Is technology about to accomplish what Ray Bradbury imagined in his novel Fahrenheit 451?
Bradbury passed away in June at the age of 91, and in a few months it will be 60 years since the influential science fiction writer first published his anti-censorship saga about fire men who rather than putting out fires set books ablaze. The story imagines a dystopian future in which the citizenry does not read (it's forbidden), people's lives are dominated by large, flat-panel TVs and families are mesmerized by prescription drugs and reality TV-like shows that have no bearing on reality.
It may seem quaint today, but in the 1950s such Bradbury stories seemed rebellious, even seditious, prompting the government to open an investigation into the writer. FBI documents revealed recently noted that The Martian Chronicles made Bradbury a household name and that, according to sources, "The stories were connected by the repeated theme that earthmen are despoilers and not developers." Dangerous stuff that science fiction.
Certainly, there are technologies and trends today that seem disturbingly analogous to those of Bradbury's Fahrenheit 451.
While HDTVs are common in living rooms today, the displays are about to get even sharper and larger. Earlier this month Sony revealed its first so-called 4K set. It can display roughly four times the number of pixels as today's HDTVs, making these new TVs hypnotically realistic. LG and Toshiba have also unveiled 4K sets, each of which is a whopping 84-inches (measured diagonally). One can't help feeling that these monster displays are just the sort of thing that would obsess the hopeless, TV-addicted wife of Bradbury's protagonist (the fire man Montag) in Fahrenheit 451.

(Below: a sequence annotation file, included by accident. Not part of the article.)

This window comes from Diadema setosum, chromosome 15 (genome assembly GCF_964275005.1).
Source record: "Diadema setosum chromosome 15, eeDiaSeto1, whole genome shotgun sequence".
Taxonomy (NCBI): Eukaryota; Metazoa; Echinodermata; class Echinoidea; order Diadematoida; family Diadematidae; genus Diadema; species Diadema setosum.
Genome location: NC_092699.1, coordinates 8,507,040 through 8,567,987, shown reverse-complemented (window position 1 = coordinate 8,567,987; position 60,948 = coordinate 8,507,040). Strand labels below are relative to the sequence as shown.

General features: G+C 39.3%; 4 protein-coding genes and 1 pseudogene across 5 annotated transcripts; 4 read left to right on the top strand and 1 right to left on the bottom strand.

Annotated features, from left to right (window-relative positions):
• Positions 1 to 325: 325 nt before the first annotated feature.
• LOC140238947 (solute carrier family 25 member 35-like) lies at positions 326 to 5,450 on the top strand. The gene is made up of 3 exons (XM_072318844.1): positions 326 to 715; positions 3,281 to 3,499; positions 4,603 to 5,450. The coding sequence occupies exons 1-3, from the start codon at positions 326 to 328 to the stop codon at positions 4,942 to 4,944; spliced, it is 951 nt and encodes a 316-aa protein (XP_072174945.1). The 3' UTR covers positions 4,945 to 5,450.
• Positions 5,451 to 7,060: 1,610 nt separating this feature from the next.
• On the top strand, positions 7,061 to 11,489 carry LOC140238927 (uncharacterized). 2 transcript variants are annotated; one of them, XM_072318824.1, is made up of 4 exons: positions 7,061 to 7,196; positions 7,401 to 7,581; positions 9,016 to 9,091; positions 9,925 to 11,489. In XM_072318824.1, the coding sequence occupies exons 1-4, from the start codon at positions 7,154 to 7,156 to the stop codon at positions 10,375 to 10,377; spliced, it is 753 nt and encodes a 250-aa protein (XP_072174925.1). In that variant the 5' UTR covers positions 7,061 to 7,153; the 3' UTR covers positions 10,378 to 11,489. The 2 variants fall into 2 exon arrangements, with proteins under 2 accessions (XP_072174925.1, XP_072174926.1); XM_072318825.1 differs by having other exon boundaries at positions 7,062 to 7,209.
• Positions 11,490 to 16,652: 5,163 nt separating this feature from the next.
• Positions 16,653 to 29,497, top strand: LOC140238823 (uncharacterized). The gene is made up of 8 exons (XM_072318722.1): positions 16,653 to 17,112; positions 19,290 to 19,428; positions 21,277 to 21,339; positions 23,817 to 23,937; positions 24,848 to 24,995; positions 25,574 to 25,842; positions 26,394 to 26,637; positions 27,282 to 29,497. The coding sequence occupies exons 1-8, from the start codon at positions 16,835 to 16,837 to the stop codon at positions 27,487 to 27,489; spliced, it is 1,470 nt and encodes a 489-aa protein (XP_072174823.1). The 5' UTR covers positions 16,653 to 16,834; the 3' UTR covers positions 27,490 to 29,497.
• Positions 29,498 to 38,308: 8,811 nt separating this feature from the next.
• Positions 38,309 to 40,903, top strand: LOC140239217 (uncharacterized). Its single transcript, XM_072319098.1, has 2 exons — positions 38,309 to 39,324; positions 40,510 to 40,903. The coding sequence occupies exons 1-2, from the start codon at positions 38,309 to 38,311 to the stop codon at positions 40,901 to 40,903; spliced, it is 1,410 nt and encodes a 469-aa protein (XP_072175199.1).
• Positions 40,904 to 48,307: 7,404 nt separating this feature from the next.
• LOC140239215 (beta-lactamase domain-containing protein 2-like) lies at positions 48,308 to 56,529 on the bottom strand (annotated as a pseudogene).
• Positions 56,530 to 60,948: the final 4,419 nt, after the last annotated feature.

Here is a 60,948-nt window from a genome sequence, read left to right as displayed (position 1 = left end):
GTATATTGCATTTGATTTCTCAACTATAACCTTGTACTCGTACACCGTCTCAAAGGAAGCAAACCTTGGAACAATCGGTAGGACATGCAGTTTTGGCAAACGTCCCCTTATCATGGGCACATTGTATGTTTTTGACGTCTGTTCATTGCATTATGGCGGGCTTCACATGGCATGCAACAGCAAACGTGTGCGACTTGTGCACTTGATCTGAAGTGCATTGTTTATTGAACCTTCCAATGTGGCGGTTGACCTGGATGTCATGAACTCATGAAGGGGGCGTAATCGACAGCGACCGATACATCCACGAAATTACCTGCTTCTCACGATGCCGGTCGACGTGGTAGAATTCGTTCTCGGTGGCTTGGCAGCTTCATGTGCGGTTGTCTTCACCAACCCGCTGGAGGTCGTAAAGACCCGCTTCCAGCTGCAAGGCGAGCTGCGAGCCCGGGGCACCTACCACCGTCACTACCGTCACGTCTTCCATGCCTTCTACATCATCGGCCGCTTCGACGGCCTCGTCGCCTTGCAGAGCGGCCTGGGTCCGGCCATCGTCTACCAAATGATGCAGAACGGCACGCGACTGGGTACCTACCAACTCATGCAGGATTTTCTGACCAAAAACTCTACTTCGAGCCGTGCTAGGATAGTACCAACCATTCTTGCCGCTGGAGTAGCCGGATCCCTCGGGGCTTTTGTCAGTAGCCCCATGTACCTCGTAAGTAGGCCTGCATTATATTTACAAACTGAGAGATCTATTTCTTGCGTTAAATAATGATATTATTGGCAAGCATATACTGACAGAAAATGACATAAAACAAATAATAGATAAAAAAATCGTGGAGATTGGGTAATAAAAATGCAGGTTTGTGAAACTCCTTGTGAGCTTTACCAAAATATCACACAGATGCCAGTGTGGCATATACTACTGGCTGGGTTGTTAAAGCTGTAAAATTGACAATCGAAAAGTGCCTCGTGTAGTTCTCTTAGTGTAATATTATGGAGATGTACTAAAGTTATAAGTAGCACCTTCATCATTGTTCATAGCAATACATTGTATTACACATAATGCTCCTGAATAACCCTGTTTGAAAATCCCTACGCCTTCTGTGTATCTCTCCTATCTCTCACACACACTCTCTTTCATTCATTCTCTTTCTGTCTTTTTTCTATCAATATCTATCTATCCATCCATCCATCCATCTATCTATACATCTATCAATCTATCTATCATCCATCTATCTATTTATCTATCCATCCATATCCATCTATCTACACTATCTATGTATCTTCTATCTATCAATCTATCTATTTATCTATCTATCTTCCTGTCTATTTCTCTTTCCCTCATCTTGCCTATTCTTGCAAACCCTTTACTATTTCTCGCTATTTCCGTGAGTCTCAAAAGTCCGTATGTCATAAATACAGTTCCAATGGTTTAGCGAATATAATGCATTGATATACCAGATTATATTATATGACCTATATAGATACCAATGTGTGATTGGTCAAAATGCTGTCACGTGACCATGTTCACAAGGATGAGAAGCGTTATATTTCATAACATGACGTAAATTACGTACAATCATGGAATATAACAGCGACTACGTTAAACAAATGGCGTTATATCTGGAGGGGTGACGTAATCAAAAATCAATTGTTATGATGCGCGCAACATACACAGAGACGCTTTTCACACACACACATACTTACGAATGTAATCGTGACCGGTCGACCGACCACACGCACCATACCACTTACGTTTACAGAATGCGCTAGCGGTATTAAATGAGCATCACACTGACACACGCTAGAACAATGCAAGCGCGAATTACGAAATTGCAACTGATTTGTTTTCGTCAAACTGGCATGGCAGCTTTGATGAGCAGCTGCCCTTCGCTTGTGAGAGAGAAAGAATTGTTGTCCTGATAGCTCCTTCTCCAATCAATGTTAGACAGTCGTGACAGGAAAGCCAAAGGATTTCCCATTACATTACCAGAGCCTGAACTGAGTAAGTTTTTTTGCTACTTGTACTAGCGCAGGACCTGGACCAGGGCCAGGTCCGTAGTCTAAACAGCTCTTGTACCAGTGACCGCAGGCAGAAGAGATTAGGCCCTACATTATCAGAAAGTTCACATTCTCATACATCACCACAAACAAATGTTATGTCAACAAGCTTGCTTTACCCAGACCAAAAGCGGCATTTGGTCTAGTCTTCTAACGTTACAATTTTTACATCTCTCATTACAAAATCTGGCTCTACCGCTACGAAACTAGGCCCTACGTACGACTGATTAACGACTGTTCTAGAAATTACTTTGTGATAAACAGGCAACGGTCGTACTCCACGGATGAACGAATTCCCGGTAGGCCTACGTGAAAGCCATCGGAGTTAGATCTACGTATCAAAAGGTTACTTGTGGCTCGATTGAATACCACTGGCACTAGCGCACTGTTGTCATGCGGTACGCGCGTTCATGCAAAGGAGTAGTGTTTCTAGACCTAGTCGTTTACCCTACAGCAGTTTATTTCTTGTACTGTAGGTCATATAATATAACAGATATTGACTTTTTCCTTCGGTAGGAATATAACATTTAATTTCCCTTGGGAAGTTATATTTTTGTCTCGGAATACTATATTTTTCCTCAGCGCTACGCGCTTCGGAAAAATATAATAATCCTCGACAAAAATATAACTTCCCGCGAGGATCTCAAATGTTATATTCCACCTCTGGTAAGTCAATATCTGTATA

Of course, these sets are expensive, over $20,000, and there's no programming available for them yet. Besides, would you really want to see Snooki in 4K?
The other technology trend that people have fretted about is the end of printed books. First bookstores closed in favor of online outlets. Now printed books are succumbing to e-books. Last year marked a milestone when Amazon revealed that it now sells more e-books than hardcover and paperback books--combined. This month the trend spread to the U.K. where the company sold 14 percent more e-books than printed books.
(Yes, Fahrenheit 451 is available in a Kindle edition, in case you were wondering, and ironically there's even a Cliff Notes version.)
The extinction of magazines and newspapers also seems like a foregone conclusion. Even in academia, print is on the outs. The University of Delaware notes that of the approximately 42,000 journals it makes available to students and faculty, 86 percent are now in electronic form only.
The hype surrounding new tablets and Apple's mini iPad due in October reflect that trend (hopefully Apple will choose a better name than "mini iPad"). It doesn't mean people are no longer reading, of course. Amazon's CEO Jeff Bezos likes to repeat that e-reader and tablet owners actually buy more books, er, e-books. But the experience of e-books is different from that of printed books. Could that difference effect what we cull from books?
Certainly tablets are more distracting, and I often find myself skimming rather than reading. As several viewers and readers have pointed out to me, they prefer dedicated, monochrome e-readers to tablet computers. Email, games, and social media are too tempting and distracting on an iPad.
There are many other interesting and disturbing similarities between Bradbury's fantastical novel and today's culture: medical practices, anti-depressants, the lack of privacy and pervasive surveillance technologies all seem eerily prescient. Much of what the author imagined has already come to pass.
One ironic twist concerning the novel is that Fahrenheit 451 itself became the victim of censorship. Some 75 sections of the book were excised over the early years of its printing, eliminating "damns and hells" that might offend some readers (the passages were later reinstated).
One salient technology Bradbury didn't imagine in the 1950s was the growth of a global communications network similar to the Internet. The Web, with its relatively open access to information, has changed the way we share ideas. Hopefully, we'll continue to share Bradbury's evocative, brilliant writings as well--even if they are in e-book form.